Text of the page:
If Donald Trump had won the Iowa caucus, there was a chance of him running the table. With big leads in New Hampshire and South Carolina and looking at a March 1 “Super Tuesday” where he could do well, a victory in Iowa – a state that Trump’s profile doesn’t exactly fit – would have been significant.
There are several reasons Mr. Trump lost in Iowa, including his refusal to do conventional retail politics and an inferior ground game. But it seems clear that another key factor was Trump’s decision to duck the Fox New Channel debate four days before the Iowa caucus. Even Trump himself now concedes he might have lost in Iowa because of it. It’s worth recalling, then, what led to Trump dropping out.
This goes back to a feud Trump has with Fox’s Megyn Kelly, who in the first GOP presidential debate in August asked the former reality television star a tough but fair question about disparaging comments Trump has made about women. This began a twitter obsession with Ms. Kelly that continues to this day.
Mr. Trump was hinting that he might not show up to last Thursday’s Iowa debate since Ms. Kelly was one of the moderators. Fox News responded with a one-sentence statement mocking him:
We learned from a secret back channel that the Ayatollah and Putin both intend to treat Donald Trump unfairly when they meet with him if he becomes president — a nefarious source tells us that Trump has his own secret plan to replace the Cabinet with his Twitter followers to see if he should even go to those meetings.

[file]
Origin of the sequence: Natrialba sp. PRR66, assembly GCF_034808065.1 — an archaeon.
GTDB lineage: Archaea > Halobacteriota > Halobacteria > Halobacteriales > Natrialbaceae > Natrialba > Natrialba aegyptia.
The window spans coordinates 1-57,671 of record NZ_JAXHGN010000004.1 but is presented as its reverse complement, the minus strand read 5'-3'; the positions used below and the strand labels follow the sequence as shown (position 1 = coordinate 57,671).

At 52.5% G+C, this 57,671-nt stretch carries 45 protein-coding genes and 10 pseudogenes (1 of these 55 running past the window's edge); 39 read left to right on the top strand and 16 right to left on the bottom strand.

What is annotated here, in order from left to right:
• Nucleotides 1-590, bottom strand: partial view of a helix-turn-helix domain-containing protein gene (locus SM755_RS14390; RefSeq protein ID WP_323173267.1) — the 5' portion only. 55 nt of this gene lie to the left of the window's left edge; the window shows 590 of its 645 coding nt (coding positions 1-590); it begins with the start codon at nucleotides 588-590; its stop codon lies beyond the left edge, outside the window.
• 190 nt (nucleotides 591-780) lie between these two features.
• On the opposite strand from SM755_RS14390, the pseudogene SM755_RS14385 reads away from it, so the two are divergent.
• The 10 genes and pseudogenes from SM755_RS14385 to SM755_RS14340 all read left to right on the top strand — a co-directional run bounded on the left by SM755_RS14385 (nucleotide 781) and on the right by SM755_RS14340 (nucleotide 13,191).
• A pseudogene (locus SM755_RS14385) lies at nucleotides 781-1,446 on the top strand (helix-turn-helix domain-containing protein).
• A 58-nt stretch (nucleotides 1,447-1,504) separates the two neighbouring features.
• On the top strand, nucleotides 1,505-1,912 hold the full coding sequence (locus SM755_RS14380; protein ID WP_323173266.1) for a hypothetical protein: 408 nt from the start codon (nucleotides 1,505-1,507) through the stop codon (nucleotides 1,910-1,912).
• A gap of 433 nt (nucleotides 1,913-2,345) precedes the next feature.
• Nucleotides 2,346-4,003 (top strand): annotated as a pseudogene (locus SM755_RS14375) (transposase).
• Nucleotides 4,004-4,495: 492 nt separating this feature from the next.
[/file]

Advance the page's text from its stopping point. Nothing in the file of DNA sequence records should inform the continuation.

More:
Mr. Trump, furious at the put-down – it was a “taunt” and read like it had been “drawn up by a child,” according the master of childish taunts – announced he wasn’t showing up to the Des Moines debate. This had several effects. It made Trump look weak and petulant. It allowed the people tuning into the debate – and a lot of Iowans did – to watch Trump’s opponents make their case without Trump on the stage. And it was perceived as a slight to Iowa voters, who saw this as the last job interview before they cast their votes.
What this also underscored is how erratic and unpredictable Mr. Trump is; how much what he does is based on feelings he’s caught up in at any given moment. That is why his tweets are so psychologically revealing. He is a man without a filter; he acts rashly and compulsively and instinctually, as we’re seeing again today in his assertion that Ted Cruz “illegally stole” the Iowa caucus.
For a time, many people found this appealing. But beyond a certain point, it becomes alarming. And my guess is that boycotting the Fox debate was an instance when things badly backfired on Mr. Trump.
It’s possible, of course, that if Trump had participated in the debate he still might have lost the Iowa caucus. We’ll never know for sure. But those who argued that this was a master stroke by Trump simply because it was a stroke by Trump were clearly wrong.
The Fox press release elicited a response that put Donald Trump’s temperament center stage. And I continue to believe that doing so will eventually prove to be his undoing.